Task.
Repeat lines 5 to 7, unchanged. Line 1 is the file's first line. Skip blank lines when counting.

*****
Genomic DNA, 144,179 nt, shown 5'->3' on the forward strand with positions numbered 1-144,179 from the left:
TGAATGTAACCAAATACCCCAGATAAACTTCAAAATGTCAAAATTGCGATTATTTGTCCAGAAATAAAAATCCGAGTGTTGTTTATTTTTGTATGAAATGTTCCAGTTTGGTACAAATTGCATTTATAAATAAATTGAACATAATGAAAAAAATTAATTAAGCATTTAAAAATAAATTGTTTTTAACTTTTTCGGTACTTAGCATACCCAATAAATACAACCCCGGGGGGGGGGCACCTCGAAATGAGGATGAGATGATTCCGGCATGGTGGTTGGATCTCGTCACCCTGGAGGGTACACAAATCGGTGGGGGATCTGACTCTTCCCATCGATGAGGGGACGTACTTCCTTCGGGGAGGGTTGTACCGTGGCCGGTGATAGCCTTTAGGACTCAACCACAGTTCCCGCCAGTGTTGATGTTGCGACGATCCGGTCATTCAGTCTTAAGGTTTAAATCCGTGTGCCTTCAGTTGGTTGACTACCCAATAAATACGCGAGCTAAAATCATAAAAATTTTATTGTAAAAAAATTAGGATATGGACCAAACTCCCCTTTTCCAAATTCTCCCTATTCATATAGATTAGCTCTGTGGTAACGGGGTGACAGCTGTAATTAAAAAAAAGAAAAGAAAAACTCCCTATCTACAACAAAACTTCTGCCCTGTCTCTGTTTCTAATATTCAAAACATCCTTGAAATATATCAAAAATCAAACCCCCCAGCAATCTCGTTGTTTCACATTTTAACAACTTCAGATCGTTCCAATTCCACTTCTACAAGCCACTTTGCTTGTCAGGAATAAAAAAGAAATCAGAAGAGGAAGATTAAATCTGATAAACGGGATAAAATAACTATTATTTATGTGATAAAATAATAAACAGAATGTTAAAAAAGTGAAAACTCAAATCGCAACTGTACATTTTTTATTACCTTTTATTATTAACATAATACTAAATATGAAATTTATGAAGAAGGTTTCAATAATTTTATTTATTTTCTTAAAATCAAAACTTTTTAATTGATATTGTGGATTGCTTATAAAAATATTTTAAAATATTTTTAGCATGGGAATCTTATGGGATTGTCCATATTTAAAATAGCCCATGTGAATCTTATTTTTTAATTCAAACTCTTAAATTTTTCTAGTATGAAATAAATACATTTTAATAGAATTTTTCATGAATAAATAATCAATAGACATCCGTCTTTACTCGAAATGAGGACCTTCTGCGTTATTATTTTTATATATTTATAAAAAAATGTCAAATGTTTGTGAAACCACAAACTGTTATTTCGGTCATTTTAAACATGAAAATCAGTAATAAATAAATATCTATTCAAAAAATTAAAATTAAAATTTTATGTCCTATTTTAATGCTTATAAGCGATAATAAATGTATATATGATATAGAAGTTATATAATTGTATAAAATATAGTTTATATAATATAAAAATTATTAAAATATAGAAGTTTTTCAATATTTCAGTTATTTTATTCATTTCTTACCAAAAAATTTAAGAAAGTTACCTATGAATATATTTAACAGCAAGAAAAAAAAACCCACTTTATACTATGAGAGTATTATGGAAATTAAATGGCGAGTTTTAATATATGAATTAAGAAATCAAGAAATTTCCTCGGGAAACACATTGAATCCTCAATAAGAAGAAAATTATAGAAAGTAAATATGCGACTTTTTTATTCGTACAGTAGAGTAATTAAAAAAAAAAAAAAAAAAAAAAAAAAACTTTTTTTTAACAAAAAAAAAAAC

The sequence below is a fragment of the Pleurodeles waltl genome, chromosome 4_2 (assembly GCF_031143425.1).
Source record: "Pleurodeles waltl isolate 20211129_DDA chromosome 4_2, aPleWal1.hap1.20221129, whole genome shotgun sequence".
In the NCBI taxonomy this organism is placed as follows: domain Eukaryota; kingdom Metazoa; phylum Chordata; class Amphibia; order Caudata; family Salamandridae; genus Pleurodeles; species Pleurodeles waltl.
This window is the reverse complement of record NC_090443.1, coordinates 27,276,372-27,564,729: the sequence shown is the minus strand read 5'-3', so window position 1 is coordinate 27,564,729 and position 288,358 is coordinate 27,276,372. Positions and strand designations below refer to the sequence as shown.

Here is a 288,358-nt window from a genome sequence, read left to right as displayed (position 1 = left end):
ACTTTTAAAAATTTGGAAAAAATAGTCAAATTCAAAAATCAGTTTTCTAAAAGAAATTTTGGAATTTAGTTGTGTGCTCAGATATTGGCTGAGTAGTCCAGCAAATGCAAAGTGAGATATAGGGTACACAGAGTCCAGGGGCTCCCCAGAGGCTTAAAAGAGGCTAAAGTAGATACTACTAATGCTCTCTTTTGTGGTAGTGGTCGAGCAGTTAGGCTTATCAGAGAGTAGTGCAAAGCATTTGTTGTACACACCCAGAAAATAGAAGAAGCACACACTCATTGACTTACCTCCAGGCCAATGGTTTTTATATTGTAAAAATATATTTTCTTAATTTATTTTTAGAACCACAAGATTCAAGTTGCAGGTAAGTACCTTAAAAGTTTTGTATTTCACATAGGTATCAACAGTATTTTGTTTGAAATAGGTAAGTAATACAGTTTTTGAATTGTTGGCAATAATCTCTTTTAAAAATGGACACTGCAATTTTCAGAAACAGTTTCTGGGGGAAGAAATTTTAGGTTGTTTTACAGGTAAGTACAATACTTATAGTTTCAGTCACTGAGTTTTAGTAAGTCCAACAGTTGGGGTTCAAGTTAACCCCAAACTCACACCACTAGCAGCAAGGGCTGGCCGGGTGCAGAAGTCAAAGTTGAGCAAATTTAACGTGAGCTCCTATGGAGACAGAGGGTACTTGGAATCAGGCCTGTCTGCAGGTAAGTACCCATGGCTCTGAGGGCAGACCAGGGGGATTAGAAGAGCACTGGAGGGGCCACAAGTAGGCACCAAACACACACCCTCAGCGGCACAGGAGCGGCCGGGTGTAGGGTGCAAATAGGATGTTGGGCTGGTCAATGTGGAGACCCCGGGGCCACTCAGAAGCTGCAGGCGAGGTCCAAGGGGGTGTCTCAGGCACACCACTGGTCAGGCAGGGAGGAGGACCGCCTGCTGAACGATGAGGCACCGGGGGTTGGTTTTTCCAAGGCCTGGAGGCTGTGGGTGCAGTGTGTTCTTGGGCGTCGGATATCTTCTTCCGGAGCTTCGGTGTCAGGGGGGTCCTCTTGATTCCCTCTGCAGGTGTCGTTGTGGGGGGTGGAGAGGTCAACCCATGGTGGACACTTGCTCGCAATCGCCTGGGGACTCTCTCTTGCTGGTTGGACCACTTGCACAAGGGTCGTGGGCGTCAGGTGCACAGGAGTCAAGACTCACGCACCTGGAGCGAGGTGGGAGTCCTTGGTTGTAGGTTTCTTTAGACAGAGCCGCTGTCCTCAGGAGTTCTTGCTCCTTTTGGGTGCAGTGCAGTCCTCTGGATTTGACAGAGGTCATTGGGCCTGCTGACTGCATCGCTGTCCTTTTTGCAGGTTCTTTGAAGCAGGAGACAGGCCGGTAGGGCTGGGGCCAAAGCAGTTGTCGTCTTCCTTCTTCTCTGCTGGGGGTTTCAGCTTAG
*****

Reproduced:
In the NCBI taxonomy this organism is placed as follows: domain Eukaryota; kingdom Metazoa; phylum Chordata; class Amphibia; order Caudata; family Salamandridae; genus Pleurodeles; species Pleurodeles waltl.
This window is the reverse complement of record NC_090443.1, coordinates 27,276,372-27,564,729: the sequence shown is the minus strand read 5'-3', so window position 1 is coordinate 27,564,729 and position 288,358 is coordinate 27,276,372. Positions and strand designations below refer to the sequence as shown.

Here is a 288,358-nt window from a genome sequence, read left to right as displayed (position 1 = left end):